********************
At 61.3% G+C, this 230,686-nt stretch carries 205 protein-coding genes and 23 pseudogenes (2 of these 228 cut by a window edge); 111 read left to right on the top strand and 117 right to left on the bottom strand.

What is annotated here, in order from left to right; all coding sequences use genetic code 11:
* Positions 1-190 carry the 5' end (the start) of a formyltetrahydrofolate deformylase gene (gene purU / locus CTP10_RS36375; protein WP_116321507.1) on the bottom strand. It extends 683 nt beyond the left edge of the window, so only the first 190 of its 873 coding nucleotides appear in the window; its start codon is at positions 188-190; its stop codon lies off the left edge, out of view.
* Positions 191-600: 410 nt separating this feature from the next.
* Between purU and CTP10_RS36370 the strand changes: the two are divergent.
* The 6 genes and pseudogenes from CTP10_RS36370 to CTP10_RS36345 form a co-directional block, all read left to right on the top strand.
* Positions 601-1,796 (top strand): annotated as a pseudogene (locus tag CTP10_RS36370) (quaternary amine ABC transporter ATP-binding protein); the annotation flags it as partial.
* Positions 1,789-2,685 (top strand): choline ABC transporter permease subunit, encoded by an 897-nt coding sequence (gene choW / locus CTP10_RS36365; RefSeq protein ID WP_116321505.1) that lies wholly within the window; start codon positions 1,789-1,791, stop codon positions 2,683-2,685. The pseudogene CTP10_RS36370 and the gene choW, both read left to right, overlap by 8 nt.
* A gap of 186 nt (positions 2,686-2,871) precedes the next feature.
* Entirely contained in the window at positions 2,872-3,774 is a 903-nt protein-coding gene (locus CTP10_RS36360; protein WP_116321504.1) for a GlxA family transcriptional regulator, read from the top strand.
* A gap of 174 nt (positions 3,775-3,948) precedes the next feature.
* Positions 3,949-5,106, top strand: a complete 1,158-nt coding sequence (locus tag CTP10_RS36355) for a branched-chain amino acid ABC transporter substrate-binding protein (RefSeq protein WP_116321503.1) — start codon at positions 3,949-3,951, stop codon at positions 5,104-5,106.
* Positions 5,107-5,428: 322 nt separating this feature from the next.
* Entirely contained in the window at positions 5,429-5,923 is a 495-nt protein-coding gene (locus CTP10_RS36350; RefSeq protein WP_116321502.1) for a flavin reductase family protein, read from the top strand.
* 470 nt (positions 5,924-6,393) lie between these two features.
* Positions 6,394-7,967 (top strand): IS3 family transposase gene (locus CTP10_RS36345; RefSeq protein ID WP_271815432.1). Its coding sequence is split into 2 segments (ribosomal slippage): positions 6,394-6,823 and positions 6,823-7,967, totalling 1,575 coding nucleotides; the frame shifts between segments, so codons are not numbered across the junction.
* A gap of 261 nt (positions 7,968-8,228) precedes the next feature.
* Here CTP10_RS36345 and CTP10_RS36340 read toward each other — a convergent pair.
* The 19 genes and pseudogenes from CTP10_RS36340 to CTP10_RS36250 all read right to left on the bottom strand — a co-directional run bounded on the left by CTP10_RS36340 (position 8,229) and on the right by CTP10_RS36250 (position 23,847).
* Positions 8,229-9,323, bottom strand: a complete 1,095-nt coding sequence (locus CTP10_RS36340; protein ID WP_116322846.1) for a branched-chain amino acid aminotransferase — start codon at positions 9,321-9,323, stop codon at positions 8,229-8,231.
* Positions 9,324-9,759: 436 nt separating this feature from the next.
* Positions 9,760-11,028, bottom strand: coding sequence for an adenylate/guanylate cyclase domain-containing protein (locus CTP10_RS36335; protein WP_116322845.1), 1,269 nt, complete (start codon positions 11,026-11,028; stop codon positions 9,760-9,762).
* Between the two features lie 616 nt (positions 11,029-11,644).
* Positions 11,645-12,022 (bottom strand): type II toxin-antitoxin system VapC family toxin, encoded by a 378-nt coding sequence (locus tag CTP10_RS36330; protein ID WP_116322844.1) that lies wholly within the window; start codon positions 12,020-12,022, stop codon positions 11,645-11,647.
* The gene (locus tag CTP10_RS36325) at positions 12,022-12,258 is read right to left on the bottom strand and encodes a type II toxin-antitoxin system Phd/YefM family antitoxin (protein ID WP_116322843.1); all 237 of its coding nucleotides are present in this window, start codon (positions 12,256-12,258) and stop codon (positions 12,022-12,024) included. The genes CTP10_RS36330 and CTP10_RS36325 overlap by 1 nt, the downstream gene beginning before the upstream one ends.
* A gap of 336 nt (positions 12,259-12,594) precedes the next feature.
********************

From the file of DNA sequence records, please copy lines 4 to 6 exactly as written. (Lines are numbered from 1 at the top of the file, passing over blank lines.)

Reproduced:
* Positions 191-600: 410 nt separating this feature from the next.
* Between purU and CTP10_RS36370 the strand changes: the two are divergent.
* The 6 genes and pseudogenes from CTP10_RS36370 to CTP10_RS36345 form a co-directional block, all read left to right on the top strand.